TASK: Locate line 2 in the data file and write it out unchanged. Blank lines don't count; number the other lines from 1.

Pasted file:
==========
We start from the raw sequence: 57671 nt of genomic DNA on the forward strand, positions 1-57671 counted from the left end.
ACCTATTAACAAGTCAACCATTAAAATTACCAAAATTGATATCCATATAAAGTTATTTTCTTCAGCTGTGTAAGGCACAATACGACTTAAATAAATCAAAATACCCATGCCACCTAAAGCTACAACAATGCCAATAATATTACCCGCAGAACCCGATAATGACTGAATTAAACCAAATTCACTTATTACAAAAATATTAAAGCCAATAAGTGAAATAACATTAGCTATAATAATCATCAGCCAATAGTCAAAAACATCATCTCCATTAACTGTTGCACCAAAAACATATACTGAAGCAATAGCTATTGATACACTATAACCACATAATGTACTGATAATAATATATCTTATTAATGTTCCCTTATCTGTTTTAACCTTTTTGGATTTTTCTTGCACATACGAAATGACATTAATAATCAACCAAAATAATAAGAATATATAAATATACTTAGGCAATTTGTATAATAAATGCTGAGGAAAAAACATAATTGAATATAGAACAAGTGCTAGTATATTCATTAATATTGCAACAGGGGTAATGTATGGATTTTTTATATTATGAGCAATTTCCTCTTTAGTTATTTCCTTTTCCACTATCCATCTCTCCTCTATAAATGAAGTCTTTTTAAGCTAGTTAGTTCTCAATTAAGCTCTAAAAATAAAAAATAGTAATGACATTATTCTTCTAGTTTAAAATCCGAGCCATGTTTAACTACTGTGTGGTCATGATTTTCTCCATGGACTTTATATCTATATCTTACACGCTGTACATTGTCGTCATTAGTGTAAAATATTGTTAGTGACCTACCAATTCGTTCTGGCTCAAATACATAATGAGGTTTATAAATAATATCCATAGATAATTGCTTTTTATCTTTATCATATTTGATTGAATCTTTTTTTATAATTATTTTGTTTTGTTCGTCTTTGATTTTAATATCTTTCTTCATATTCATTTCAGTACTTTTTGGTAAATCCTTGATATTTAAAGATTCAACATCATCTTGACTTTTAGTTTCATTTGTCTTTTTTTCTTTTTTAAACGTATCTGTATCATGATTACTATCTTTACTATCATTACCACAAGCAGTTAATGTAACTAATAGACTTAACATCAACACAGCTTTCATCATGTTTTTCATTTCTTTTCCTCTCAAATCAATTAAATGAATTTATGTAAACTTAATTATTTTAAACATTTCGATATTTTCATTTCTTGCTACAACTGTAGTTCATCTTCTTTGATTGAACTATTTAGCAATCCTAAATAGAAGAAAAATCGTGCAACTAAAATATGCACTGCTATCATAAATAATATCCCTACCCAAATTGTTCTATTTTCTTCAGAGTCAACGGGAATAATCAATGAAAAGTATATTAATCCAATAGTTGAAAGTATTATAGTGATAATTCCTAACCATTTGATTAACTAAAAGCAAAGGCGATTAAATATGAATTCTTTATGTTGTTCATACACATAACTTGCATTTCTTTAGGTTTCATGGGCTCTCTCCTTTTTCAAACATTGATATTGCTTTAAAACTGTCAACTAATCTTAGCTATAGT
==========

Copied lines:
ACCTATTAACAAGTCAACCATTAAAATTACCAAAATTGATATCCATATAAAGTTATTTTCTTCAGCTGTGTAAGGCACAATACGACTTAAATAAATCAAAATACCCATGCCACCTAAAGCTACAACAATGCCAATAATATTACCCGCAGAACCCGATAATGACTGAATTAAACCAAATTCACTTATTACAAAAATATTAAAGCCAATAAGTGAAATAACATTAGCTATAATAATCATCAGCCAATAGTCAAAAACATCATCTCCATTAACTGTTGCACCAAAAACATATACTGAAGCAATAGCTATTGATACACTATAACCACATAATGTACTGATAATAATATATCTTATTAATGTTCCCTTATCTGTTTTAACCTTTTTGGATTTTTCTTGCACATACGAAATGACATTAATAATCAACCAAAATAATAAGAATATATAAATATACTTAGGCAATTTGTATAATAAATGCTGAGGAAAAAACATAATTGAATATAGAACAAGTGCTAGTATATTCATTAATATTGCAACAGGGGTAATGTATGGATTTTTTATATTATGAGCAATTTCCTCTTTAGTTATTTCCTTTTCCACTATCCATCTCTCCTCTATAAATGAAGTCTTTTTAAGCTAGTTAGTTCTCAATTAAGCTCTAAAAATAAAAAATAGTAATGACATTATTCTTCTAGTTTAAAATCCGAGCCATGTTTAACTACTGTGTGGTCATGATTTTCTCCATGGACTTTATATCTATATCTTACACGCTGTACATTGTCGTCATTAGTGTAAAATATTGTTAGTGACCTACCAATTCGTTCTGGCTCAAATACATAATGAGGTTTATAAATAATATCCATAGATAATTGCTTTTTATCTTTATCATATTTGATTGAATCTTTTTTTATAATTATTTTGTTTTGTTCGTCTTTGATTTTAATATCTTTCTTCATATTCATTTCAGTACTTTTTGGTAAATCCTTGATATTTAAAGATTCAACATCATCTTGACTTTTAGTTTCATTTGTCTTTTTTTCTTTTTTAAACGTATCTGTATCATGATTACTATCTTTACTATCATTACCACAAGCAGTTAATGTAACTAATAGACTTAACATCAACACAGCTTTCATCATGTTTTTCATTTCTTTTCCTCTCAAATCAATTAAATGAATTTATGTAAACTTAATTATTTTAAACATTTCGATATTTTCATTTCTTGCTACAACTGTAGTTCATCTTCTTTGATTGAACTATTTAGCAATCCTAAATAGAAGAAAAATCGTGCAACTAAAATATGCACTGCTATCATAAATAATATCCCTACCCAAATTGTTCTATTTTCTTCAGAGTCAACGGGAATAATCAATGAAAAGTATATTAATCCAATAGTTGAAAGTATTATAGTGATAATTCCTAACCATTTGATTAACTAAAAGCAAAGGCGATTAAATATGAATTCTTTATGTTGTTCATACACATAACTTGCATTTCTTTAGGTTTCATGGGCTCTCTCCTTTTTCAAACATTGATATTGCTTTAAAACTGTCAACTAATCTTAGCTATAGT